Dean: Democrats united as never before
From Phil Hirschkorn
One-time presidential candidate Howard Dean checks out the convention floor Tuesday at the FleetCenter.
CNN's Bill Hemmer and the 'Political Pop' panel.
|MAKING THEIR CASE|
Day Two: Tuesday
Theme: "A Lifetime of Service and Strength"
4 p.m. ET: Session opens
7-9 p.m. ET: Speakers include Ted Kennedy, Richard Gephardt, Tom Daschle, Carol Moseley-Braun
9 p.m. ET: Speakers include Howard Dean, Christie Vilsack, Janet Napolitano, Barack Obama, Ron Reagan, Teresa Heinz Kerry
BOSTON, Massachusetts (CNN) -- Former presidential candidate Howard Dean said Tuesday that the Democratic Party is united in its opposition to President Bush and that the convention is Sen. John Kerry's week to shine.
The former Vermont governor is scheduled to speak Tuesday evening at the Democratic National Convention but declined to give reporters a preview, saying, "You're going to find out at 9 o'clock tonight."
Amid talk of rhetoric being toned down for this week's convention, Dean said the Kerry campaign did not vet his speech because it was written by two former speechwriters for the presumptive Democratic nominee.
"This is the most unified party I have seen in seven conventions," Dean said. "I've been to every convention since 1980, and I have never seen the party like this. We really are pretty much unified in common purpose.
"There are not a lot of differences, and [the] differences we have are so small compared to differences between us and George Bush that we're very willing to put aside those differences."
He added, "We're all together because we believe that George Bush is serving America very badly with weak leadership, weak national defense, weak on financial matters -- half-trillion dollar deficits, loss of jobs. This president has been a disaster for America."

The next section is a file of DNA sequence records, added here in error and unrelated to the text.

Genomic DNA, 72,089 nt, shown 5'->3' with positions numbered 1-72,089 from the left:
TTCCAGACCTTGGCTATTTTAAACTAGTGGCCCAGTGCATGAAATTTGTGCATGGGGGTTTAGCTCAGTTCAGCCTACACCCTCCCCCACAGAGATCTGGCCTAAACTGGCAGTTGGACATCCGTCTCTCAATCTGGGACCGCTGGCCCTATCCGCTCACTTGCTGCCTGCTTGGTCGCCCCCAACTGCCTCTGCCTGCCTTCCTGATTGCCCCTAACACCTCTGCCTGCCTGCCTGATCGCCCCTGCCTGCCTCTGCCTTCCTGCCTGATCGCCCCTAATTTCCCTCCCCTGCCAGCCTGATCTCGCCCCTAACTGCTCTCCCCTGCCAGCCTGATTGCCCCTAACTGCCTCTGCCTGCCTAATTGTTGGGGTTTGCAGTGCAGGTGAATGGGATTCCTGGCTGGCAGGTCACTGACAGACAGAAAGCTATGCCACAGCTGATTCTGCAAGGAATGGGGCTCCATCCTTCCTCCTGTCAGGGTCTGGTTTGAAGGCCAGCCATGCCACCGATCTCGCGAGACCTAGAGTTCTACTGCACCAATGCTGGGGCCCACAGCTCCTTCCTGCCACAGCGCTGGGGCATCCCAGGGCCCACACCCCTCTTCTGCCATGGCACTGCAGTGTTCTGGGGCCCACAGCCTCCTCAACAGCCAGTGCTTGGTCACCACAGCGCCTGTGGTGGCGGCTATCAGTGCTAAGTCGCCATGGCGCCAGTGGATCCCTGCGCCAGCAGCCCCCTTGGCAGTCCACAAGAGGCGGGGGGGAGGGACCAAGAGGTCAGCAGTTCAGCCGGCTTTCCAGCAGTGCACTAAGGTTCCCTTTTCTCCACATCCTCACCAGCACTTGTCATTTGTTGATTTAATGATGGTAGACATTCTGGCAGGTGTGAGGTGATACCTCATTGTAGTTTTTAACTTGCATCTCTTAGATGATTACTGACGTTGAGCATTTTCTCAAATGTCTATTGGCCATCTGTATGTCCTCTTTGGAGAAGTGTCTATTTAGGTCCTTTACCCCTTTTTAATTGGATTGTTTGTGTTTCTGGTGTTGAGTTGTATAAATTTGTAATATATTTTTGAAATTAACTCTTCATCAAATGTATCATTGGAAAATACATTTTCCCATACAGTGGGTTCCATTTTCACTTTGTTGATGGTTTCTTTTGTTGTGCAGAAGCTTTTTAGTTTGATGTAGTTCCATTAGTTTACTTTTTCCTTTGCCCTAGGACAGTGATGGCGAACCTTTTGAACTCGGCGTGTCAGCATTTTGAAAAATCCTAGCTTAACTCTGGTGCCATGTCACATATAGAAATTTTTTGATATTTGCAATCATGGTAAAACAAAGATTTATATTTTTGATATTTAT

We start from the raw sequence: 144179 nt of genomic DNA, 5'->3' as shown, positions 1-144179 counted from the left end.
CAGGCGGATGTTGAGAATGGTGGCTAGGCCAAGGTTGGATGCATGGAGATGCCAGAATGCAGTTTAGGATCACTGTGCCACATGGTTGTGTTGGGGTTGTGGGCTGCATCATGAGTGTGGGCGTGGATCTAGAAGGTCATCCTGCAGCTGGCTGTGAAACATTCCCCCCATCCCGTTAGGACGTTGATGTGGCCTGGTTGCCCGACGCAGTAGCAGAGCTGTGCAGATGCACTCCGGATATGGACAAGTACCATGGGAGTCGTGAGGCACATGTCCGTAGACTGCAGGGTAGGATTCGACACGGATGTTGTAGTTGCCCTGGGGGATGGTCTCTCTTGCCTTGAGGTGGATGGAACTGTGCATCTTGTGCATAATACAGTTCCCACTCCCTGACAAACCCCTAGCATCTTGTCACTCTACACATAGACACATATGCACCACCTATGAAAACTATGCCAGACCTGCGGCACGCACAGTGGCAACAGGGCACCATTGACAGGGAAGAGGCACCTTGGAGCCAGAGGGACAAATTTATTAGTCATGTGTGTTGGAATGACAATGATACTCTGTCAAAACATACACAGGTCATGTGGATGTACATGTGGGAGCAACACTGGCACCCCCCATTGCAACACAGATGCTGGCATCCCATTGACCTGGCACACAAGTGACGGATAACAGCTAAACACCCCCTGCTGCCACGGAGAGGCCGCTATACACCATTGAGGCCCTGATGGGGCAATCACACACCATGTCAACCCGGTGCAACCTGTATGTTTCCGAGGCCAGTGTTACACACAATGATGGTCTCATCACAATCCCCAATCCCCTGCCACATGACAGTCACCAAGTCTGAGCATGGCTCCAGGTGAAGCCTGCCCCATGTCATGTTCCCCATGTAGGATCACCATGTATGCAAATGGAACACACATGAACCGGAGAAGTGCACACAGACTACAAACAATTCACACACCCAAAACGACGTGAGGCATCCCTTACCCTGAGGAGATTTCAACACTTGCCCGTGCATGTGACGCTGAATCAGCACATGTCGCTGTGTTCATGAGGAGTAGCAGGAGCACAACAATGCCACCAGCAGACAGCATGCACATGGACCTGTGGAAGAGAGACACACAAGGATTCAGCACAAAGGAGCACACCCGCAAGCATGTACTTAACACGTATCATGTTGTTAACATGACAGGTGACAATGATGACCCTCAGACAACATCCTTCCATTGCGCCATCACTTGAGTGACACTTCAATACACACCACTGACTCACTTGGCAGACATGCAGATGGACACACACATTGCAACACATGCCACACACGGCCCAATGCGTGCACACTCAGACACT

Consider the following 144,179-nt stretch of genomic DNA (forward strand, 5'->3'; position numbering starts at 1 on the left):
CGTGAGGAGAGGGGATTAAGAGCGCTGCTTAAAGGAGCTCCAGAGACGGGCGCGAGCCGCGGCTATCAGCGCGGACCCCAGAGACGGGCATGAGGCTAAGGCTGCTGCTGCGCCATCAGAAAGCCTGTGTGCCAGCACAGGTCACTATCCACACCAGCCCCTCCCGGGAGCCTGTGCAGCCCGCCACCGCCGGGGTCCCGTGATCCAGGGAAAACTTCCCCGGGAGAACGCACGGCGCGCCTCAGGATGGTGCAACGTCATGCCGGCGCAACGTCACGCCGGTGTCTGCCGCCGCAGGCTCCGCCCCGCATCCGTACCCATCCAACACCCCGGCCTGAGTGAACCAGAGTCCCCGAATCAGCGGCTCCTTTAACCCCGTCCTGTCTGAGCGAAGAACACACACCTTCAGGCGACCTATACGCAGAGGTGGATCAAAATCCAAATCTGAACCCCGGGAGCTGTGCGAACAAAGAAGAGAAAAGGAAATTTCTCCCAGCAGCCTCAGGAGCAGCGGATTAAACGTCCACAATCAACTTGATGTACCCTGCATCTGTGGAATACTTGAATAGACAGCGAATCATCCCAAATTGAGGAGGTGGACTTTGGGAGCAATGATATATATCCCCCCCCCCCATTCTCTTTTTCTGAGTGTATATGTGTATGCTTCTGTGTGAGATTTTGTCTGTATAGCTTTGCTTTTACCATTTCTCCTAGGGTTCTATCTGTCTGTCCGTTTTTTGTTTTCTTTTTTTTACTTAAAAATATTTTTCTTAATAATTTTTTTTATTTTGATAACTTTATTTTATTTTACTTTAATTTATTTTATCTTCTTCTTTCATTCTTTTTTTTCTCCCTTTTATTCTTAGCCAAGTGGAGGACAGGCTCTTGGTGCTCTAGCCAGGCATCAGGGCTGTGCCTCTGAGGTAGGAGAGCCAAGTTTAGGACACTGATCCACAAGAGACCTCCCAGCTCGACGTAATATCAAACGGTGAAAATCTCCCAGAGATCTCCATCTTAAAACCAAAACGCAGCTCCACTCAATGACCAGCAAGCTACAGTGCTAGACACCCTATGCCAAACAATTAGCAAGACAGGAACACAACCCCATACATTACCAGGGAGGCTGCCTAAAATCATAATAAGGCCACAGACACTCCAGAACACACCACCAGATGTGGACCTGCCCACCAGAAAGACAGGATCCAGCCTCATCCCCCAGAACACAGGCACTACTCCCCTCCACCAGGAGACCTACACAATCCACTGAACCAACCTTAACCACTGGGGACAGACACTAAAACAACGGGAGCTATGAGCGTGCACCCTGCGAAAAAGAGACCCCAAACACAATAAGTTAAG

Dean said Kerry's task now is to get voters who oppose Bush to support him.
"This is John Kerry's week to shine. This is John Kerry's week to tell his story to the American people. That's why we want to stay positive," he said.
Dean answered questions after speaking to a breakfast hosted by the New York delegation.
"We as Democrats did not to stand up to this right-wing administration when we should have stood up to them -- which was the day after inauguration," the one-time candidate said in remarks reminiscent of his campaign.
"One thing I discovered on the campaign trail is that 95 percent of Americans want exactly the same thing -- jobs, health care, better public schools system and national security.
"Sooner or later, the people from these states that vote 65 percent Republican are going figure out that they vote for the right-wingers who forget them as soon as they cross the border on the way to Washington, D.C."
But Dean said he didn't think liberalism is dead. "I think that I represented the centrist wing of the party when I ran -- balanced budgets, death penalty support in some instances, eight consecutive A's from the National Rifle Association," he said.
"I think the biggest problem with the Democrats is they didn't realize how far to the right the country really went. So, I think we're all centrists. We believe in balanced budgets; the president believes in huge debts."
In foreign policy, he said, the United States has "lost the moralistic leadership in the world."
Dean said he would be working to push progressive activists in "safe" Democratic states to help the ticket in battleground states.
"I think New York is pretty safe territory for Kerry and [John] Edwards, but I want to make sure New Yorker folks play an instrumental role in other states," he said.
"What we're going to try to do in California, for example, which is another state we feel pretty confident about, is have Californians go to Arizona, New Mexico, to Oregon and Nevada ...," Dean said. "We'd like to get some New York folks to send some volunteers to places like Pennsylvania and Ohio, which are going to be critical states for us."